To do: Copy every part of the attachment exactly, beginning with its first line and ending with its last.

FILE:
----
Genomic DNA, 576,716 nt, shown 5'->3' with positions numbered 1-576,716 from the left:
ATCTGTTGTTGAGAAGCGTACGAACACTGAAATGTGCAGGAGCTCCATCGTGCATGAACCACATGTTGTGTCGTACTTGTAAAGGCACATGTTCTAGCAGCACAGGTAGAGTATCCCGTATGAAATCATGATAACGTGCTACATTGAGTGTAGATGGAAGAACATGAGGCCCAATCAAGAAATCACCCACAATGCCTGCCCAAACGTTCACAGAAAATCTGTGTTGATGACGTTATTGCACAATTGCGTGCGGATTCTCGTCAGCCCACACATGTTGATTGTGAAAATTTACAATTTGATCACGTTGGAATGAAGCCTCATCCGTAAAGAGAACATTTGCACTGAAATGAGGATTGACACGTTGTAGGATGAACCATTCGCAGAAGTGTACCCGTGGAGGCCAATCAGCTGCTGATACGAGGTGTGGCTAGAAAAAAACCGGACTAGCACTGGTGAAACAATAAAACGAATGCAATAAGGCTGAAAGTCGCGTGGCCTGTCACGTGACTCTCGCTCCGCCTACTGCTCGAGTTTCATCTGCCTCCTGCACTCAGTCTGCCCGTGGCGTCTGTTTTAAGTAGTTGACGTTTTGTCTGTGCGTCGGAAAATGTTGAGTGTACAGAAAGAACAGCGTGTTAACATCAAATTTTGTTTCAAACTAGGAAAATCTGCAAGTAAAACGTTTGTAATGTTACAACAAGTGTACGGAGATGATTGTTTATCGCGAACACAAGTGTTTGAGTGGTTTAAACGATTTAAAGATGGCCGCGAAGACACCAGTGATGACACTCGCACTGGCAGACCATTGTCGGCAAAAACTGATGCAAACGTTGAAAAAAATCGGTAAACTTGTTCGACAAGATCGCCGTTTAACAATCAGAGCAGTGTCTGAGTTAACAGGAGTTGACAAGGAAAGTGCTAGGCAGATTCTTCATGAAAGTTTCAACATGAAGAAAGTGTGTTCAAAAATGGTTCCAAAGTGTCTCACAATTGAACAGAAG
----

Genomic DNA, 576,716 nt, shown 5'->3' with positions numbered 1-576,716 from the left:
ATCTGTTGTTGAGAAGCGTACGAACACTGAAATGTGCAGGAGCTCCATCGTGCATGAACCACATGTTGTGTCGTACTTGTAAAGGCACATGTTCTAGCAGCACAGGTAGAGTATCCCGTATGAAATCATGATAACGTGCTACATTGAGTGTAGATGGAAGAACATGAGGCCCAATCAAGAAATCACCCACAATGCCTGCCCAAACGTTCACAGAAAATCTGTGTTGATGACGTTATTGCACAATTGCGTGCGGATTCTCGTCAGCCCACACATGTTGATTGTGAAAATTTACAATTTGATCACGTTGGAATGAAGCCTCATCCGTAAAGAGAACATTTGCACTGAAATGAGGATTGACACGTTGTAGGATGAACCATTCGCAGAAGTGTACCCGTGGAGGCCAATCAGCTGCTGATACGAGGTGTGGCTAGAAAAAAACCGGACTAGCACTGGTGAAACAATAAAACGAATGCAATAAGGCTGAAAGTCGCGTGGCCTGTCACGTGACTCTCGCTCCGCCTACTGCTCGAGTTTCATCTGCCTCCTGCACTCAGTCTGCCCGTGGCGTCTGTTTTAAGTAGTTGACGTTTTGTCTGTGCGTCGGAAAATGTTGAGTGTACAGAAAGAACAGCGTGTTAACATCAAATTTTGTTTCAAACTAGGAAAATCTGCAAGTAAAACGTTTGTAATGTTACAACAAGTGTACGGAGATGATTGTTTATCGCGAACACAAGTGTTTGAGTGGTTTAAACGATTTAAAGATGGCCGCGAAGACACCAGTGATGACACTCGCACTGGCAGACCATTGTCGGCAAAAACTGATGCAAACGTTGAAAAAAATCGGTAAACTTGTTCGACAAGATCGCCGTTTAACAATCAGAGCAGTGTCTGAGTTAACAGGAGTTGACAAGGAAAGTGCTAGGCAGATTCTTCATGAAAGTTTCAACATGAAGAAAGTGTGTTCAAAAATGGTTCCAAAGTGTCTCACAATTGAACAGAAG